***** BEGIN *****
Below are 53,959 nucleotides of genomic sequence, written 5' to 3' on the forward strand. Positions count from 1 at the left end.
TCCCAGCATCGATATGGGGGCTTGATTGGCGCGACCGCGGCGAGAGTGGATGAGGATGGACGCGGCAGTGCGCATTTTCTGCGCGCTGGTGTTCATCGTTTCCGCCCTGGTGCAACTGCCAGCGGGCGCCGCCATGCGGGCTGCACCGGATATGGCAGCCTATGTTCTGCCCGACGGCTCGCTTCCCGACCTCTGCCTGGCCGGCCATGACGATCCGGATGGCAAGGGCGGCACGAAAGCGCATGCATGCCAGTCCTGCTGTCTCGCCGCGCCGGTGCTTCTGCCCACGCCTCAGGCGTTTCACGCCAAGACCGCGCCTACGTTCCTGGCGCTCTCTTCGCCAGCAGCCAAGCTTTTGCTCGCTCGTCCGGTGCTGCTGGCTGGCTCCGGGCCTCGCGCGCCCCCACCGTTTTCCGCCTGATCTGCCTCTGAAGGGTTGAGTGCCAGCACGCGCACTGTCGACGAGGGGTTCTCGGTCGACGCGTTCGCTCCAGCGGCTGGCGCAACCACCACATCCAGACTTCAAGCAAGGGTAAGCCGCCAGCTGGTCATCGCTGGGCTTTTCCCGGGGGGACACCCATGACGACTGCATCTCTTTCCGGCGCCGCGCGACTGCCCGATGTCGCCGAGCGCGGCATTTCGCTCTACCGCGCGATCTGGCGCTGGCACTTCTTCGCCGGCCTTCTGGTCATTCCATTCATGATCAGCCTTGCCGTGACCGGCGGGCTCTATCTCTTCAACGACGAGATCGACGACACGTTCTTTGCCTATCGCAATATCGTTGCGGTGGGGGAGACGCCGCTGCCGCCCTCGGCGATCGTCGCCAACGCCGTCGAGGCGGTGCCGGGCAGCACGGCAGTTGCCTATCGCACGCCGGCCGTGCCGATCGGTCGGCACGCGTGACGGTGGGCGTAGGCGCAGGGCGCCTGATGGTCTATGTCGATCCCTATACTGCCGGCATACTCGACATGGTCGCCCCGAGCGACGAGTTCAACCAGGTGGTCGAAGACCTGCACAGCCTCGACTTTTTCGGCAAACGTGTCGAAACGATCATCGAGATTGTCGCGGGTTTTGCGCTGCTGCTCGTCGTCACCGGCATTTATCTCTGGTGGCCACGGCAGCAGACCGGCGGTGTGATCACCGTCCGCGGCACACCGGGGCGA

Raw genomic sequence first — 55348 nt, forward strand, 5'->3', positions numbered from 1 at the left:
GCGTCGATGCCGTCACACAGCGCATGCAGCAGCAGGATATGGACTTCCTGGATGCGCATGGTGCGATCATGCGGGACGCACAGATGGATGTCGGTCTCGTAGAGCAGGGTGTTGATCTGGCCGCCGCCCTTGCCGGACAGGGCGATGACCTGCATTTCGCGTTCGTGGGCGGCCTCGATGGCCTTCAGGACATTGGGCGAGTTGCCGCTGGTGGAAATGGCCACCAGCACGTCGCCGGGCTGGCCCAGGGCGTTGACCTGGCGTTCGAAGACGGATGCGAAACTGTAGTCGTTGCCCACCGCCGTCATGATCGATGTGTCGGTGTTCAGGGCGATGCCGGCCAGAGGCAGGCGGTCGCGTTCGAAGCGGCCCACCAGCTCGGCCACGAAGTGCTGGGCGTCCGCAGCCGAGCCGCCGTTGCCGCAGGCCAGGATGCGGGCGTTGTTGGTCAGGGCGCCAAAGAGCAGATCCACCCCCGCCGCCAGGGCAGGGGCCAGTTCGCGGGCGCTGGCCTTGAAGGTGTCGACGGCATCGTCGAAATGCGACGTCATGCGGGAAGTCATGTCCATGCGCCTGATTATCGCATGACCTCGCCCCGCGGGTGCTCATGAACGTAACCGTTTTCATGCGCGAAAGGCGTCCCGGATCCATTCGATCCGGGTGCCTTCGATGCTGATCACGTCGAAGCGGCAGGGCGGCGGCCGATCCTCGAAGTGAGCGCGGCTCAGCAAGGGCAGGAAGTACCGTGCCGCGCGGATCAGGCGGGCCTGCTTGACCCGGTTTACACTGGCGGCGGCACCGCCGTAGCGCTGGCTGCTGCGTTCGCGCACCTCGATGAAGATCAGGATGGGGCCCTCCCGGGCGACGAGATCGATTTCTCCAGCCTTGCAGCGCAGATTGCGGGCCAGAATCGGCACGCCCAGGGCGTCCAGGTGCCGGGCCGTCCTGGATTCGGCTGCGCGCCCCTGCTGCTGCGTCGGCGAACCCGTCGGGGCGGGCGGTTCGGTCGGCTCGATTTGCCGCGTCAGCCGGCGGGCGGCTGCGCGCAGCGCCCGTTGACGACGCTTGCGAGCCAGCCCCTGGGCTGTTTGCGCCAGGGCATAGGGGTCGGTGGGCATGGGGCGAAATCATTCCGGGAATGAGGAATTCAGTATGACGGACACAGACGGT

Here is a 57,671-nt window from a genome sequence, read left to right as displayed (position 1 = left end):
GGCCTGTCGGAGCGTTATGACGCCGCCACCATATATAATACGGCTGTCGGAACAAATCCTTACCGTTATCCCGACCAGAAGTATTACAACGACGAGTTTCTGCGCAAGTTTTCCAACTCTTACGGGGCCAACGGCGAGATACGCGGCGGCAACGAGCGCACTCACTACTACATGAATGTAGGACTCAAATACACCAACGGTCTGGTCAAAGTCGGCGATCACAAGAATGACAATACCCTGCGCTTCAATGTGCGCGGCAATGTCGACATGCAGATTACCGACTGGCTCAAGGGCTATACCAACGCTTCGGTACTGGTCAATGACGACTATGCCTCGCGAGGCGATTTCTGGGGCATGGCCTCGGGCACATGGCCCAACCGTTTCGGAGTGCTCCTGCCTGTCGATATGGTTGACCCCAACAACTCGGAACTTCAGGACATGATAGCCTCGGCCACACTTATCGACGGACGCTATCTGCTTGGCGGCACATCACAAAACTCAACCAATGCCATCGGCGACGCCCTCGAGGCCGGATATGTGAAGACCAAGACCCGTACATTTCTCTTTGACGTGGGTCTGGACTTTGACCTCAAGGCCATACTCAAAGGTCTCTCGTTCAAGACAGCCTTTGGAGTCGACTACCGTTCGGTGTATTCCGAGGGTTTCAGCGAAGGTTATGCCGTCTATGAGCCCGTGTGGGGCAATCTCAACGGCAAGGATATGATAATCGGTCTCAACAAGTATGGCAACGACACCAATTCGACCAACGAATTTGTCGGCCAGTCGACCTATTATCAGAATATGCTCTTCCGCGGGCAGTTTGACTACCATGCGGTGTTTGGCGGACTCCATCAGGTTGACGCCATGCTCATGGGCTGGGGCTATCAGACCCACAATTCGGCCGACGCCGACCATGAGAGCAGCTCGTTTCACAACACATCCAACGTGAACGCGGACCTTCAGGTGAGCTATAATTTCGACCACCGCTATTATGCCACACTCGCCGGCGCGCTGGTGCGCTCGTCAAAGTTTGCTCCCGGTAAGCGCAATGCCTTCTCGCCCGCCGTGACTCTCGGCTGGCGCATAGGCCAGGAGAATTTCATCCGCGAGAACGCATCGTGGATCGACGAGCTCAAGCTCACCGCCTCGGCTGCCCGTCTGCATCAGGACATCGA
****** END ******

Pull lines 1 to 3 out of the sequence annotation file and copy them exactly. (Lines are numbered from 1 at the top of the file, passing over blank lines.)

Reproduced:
Below are 53,959 nucleotides of genomic sequence, written 5' to 3' on the forward strand. Positions count from 1 at the left end.
TCCCAGCATCGATATGGGGGCTTGATTGGCGCGACCGCGGCGAGAGTGGATGAGGATGGACGCGGCAGTGCGCATTTTCTGCGCGCTGGTGTTCATCGTTTCCGCCCTGGTGCAACTGCCAGCGGGCGCCGCCATGCGGGCTGCACCGGATATGGCAGCCTATGTTCTGCCCGACGGCTCGCTTCCCGACCTCTGCCTGGCCGGCCATGACGATCCGGATGGCAAGGGCGGCACGAAAGCGCATGCATGCCAGTCCTGCTGTCTCGCCGCGCCGGTGCTTCTGCCCACGCCTCAGGCGTTTCACGCCAAGACCGCGCCTACGTTCCTGGCGCTCTCTTCGCCAGCAGCCAAGCTTTTGCTCGCTCGTCCGGTGCTGCTGGCTGGCTCCGGGCCTCGCGCGCCCCCACCGTTTTCCGCCTGATCTGCCTCTGAAGGGTTGAGTGCCAGCACGCGCACTGTCGACGAGGGGTTCTCGGTCGACGCGTTCGCTCCAGCGGCTGGCGCAACCACCACATCCAGACTTCAAGCAAGGGTAAGCCGCCAGCTGGTCATCGCTGGGCTTTTCCCGGGGGGACACCCATGACGACTGCATCTCTTTCCGGCGCCGCGCGACTGCCCGATGTCGCCGAGCGCGGCATTTCGCTCTACCGCGCGATCTGGCGCTGGCACTTCTTCGCCGGCCTTCTGGTCATTCCATTCATGATCAGCCTTGCCGTGACCGGCGGGCTCTATCTCTTCAACGACGAGATCGACGACACGTTCTTTGCCTATCGCAATATCGTTGCGGTGGGGGAGACGCCGCTGCCGCCCTCGGCGATCGTCGCCAACGCCGTCGAGGCGGTGCCGGGCAGCACGGCAGTTGCCTATCGCACGCCGGCCGTGCCGATCGGTCGGCACGCGTGACGGTGGGCGTAGGCGCAGGGCGCCTGATGGTCTATGTCGATCCCTATACTGCCGGCATACTCGACATGGTCGCCCCGAGCGACGAGTTCAACCAGGTGGTCGAAGACCTGCACAGCCTCGACTTTTTCGGCAAACGTGTCGAAACGATCATCGAGATTGTCGCGGGTTTTGCGCTGCTGCTCGTCGTCACCGGCATTTATCTCTGGTGGCCACGGCAGCAGACCGGCGGTGTGATCACCGTCCGCGGCACACCGGGGCGA

Raw genomic sequence first — 55348 nt, forward strand, 5'->3', positions numbered from 1 at the left: